Wednesday, June 13, 2012

10 Things About Moving (Money Lessons Included)

I was reading this post on Lorraine's blog about her upcoming move to Florida.  Instead of making my comment on her blog ten inches long, I figured I would just write a post about the moving lessons we have learned so far:

  1. I wouldn't buy another house without selling my house first.  Many people want the security of keeping their house until they actually buy a new house to move in to.  In our case, we decided to sell our house and travel for a year or so before settling down again.  This worked out well because we saved a boatload of money by not having to pay a mortgage payment each month.  It is scary though, to realize that you are signing your house away and have no place to live now.  I guess it would be even  scarier to be stuck with two house payments at the same time.
  2. Just before we moved we decided to sell almost everything we owned.  Again, we knew we were going to put the remaining items in storage for a year or more and didn't want to pack/load/move/store every single item that had accumulated in our house over the years.  When we moved out we had one bed, two TVs, a futon sofa, clothes, and some boxes of important things and it all fit in a 10 x 10 storage shed.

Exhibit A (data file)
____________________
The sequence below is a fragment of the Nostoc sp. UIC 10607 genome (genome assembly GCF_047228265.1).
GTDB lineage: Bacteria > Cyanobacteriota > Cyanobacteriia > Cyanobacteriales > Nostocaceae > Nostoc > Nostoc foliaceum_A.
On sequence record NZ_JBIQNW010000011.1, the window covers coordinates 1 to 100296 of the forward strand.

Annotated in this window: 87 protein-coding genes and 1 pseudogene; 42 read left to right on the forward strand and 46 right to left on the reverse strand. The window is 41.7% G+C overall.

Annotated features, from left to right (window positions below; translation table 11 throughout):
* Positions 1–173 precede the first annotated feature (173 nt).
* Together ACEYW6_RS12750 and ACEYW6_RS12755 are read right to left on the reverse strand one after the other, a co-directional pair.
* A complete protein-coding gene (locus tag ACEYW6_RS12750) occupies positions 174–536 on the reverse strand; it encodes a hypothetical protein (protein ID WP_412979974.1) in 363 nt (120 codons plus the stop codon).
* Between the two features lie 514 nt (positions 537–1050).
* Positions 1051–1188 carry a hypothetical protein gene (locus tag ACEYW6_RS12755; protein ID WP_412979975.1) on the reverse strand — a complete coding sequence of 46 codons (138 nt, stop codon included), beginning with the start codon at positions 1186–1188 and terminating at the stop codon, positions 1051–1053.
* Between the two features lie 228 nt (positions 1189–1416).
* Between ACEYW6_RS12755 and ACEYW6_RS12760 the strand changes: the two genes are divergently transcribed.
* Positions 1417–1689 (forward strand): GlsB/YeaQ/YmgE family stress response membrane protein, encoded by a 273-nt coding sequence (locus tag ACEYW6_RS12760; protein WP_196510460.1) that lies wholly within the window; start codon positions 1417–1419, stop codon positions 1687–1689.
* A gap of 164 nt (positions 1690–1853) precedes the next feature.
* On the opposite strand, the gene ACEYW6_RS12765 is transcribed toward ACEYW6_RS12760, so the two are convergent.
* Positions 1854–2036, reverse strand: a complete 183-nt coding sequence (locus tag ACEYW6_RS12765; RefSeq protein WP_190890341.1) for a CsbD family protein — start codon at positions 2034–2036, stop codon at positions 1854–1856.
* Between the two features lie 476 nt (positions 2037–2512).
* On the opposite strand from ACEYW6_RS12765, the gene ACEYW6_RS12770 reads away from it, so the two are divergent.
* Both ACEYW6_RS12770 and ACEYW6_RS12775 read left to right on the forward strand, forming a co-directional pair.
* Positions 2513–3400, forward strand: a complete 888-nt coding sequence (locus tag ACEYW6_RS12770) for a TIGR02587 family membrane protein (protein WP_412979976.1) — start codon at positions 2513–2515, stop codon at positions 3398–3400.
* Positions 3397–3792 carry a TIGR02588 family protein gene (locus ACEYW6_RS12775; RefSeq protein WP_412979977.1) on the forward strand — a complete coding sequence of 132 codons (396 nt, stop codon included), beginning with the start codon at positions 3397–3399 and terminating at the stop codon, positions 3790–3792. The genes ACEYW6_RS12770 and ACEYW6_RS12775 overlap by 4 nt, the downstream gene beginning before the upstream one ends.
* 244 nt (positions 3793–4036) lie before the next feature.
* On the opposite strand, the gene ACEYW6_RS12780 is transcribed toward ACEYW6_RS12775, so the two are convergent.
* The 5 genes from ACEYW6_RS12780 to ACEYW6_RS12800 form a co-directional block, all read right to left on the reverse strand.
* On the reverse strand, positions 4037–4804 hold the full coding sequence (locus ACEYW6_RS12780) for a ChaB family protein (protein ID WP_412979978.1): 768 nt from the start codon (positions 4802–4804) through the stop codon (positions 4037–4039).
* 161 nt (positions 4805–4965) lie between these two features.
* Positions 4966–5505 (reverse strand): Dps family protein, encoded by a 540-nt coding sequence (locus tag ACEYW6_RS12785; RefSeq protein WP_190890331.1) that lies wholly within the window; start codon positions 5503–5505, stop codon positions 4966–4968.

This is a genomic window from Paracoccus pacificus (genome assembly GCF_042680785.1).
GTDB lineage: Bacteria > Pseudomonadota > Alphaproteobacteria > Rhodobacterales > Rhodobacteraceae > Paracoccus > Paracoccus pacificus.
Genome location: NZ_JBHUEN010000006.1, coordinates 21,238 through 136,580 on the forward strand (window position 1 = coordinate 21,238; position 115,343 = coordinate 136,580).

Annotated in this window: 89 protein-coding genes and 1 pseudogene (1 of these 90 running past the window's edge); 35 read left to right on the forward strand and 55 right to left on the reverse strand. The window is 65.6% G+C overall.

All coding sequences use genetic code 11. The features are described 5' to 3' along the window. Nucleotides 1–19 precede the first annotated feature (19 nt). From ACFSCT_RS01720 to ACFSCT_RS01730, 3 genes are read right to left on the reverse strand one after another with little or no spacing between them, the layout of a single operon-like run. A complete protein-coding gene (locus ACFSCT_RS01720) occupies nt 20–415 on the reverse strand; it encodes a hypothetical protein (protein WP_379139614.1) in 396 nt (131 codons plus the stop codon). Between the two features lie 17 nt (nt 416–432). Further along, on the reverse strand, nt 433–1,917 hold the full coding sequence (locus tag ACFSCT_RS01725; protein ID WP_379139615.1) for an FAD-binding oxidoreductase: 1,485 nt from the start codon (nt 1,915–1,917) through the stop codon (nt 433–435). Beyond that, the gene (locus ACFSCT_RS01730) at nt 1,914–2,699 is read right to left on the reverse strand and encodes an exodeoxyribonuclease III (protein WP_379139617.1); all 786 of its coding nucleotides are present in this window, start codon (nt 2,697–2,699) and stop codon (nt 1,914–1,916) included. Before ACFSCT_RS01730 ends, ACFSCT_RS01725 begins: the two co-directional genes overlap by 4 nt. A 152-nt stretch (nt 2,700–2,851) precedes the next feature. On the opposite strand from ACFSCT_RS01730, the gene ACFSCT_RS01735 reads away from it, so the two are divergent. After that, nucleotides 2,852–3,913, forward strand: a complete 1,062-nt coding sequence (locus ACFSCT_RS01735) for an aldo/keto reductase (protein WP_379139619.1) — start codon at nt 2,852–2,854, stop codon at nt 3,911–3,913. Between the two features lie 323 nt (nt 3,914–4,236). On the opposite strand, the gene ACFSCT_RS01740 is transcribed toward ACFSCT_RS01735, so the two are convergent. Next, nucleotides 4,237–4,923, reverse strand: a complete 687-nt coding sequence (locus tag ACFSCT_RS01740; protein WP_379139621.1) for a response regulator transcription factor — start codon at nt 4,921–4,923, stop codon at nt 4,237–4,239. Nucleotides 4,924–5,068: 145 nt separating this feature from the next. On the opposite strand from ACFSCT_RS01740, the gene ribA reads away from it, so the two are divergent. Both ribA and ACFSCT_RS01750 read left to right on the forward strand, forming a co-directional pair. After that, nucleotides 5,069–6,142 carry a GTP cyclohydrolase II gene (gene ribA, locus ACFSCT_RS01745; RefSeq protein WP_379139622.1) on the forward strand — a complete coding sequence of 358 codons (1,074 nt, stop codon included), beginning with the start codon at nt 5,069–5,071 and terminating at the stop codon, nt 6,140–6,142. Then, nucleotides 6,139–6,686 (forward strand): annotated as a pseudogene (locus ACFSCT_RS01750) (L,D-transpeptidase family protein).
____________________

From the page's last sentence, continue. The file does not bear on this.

3. We did the moving ourselves.  We used our van to move stuff from our old house to a nearby storage shed.  Then when we came back from Asia and decided to move to Las Vegas, we rented a moving truck, packed everything into it, loaded our van on an attached dolly, then drove ourselves to Las Vegas and put everything into a storage shed here.  This saved us a lot of money over paying a moving service and/or storing our stuff in the PODS-type thing.  p.s.  This is A LOT of exercise!
  4. It's nice to have friends to stay with!  When we moved out of our house we were fortunate to have a cousin nearby in Seattle that we could stay with for a few days until we headed off to the first leg of our travels.  Ditto for having a cousin in Las Vegas who we stayed with for two months before renting a condo from yet another cousin when we found it was taking longer to buy a house than expected (this saved us a small fortune in hotel costs).
  5. I really think that when you are moving from one place to another you should rent in the area you are moving to first, for at least six months.  The first offer we made on a place in Las Vegas happened when we were here last summer for a week.  Within two days we found a realtor then found a place to make an offer on.  A few days later we went back to Seattle and waited.  And waited.  Eventually the sale fell through and I am really glad it did because when we came back to Las Vegas months later and stayed with the cousin who happened to live in the same condo complex where we had made an offer, we realized that the location isn't that great, that the complex is right in the path of airliners taking off from McCarran airport every 90 seconds (!), and that having people living above you is horribly noisy and annoying.  Whew.  Dodged a bullet there.